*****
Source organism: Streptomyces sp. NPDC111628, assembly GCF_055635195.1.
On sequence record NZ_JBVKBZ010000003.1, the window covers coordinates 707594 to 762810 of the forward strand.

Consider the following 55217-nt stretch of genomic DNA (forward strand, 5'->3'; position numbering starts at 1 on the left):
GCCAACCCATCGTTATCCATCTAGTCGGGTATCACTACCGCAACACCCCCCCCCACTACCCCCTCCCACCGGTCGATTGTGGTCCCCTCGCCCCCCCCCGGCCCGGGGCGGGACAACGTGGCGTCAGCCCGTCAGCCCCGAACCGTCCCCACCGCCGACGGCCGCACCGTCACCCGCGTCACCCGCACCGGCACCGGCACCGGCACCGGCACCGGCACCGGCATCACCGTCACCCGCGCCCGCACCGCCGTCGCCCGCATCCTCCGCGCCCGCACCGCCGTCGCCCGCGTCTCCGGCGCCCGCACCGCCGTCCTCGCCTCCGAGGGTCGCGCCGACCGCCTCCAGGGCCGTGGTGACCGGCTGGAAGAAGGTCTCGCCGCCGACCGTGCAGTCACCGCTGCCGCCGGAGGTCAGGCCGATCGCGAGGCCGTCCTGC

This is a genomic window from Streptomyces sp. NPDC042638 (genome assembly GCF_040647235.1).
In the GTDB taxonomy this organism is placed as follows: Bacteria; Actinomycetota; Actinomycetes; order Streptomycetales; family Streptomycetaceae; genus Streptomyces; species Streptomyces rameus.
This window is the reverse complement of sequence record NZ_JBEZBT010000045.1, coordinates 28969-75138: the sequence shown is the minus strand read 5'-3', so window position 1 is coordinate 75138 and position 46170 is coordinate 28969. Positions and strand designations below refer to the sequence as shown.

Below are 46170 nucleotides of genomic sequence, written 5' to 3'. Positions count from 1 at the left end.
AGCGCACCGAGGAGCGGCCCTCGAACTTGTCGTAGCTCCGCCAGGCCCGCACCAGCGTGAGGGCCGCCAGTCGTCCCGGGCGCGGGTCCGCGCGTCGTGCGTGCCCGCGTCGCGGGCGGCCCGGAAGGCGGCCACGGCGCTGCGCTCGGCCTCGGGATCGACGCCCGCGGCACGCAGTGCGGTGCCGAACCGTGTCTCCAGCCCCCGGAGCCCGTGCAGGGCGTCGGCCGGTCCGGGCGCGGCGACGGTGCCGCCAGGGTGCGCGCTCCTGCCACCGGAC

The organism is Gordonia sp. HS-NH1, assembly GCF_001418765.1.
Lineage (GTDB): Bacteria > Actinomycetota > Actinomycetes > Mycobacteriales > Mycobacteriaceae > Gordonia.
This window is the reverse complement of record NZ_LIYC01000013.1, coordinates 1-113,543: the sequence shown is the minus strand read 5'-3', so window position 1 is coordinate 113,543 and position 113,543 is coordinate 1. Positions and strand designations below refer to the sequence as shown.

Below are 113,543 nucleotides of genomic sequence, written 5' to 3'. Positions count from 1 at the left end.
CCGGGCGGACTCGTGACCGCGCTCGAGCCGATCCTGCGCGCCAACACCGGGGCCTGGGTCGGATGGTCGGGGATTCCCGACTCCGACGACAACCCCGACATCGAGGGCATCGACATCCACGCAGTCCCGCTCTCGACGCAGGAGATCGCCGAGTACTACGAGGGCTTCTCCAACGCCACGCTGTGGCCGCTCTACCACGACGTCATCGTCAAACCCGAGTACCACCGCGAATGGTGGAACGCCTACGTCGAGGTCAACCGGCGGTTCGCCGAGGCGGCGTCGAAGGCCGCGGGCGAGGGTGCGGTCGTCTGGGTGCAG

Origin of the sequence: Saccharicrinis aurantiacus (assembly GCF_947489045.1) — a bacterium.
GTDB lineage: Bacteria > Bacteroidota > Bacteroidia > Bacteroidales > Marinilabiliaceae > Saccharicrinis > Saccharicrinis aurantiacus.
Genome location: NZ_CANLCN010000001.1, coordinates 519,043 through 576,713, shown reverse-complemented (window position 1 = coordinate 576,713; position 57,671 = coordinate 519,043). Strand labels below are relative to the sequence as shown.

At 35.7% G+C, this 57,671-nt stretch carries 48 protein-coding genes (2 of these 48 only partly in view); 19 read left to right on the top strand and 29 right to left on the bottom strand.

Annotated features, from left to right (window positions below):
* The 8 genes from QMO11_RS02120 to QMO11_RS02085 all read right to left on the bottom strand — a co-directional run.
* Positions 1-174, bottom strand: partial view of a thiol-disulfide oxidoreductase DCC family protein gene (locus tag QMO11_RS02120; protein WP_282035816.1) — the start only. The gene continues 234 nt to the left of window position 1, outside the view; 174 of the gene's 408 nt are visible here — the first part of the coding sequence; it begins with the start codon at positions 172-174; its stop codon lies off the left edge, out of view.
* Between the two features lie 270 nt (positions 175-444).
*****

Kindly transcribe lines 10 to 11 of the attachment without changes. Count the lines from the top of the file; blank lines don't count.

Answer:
The organism is Gordonia sp. HS-NH1, assembly GCF_001418765.1.
Lineage (GTDB): Bacteria > Actinomycetota > Actinomycetes > Mycobacteriales > Mycobacteriaceae > Gordonia.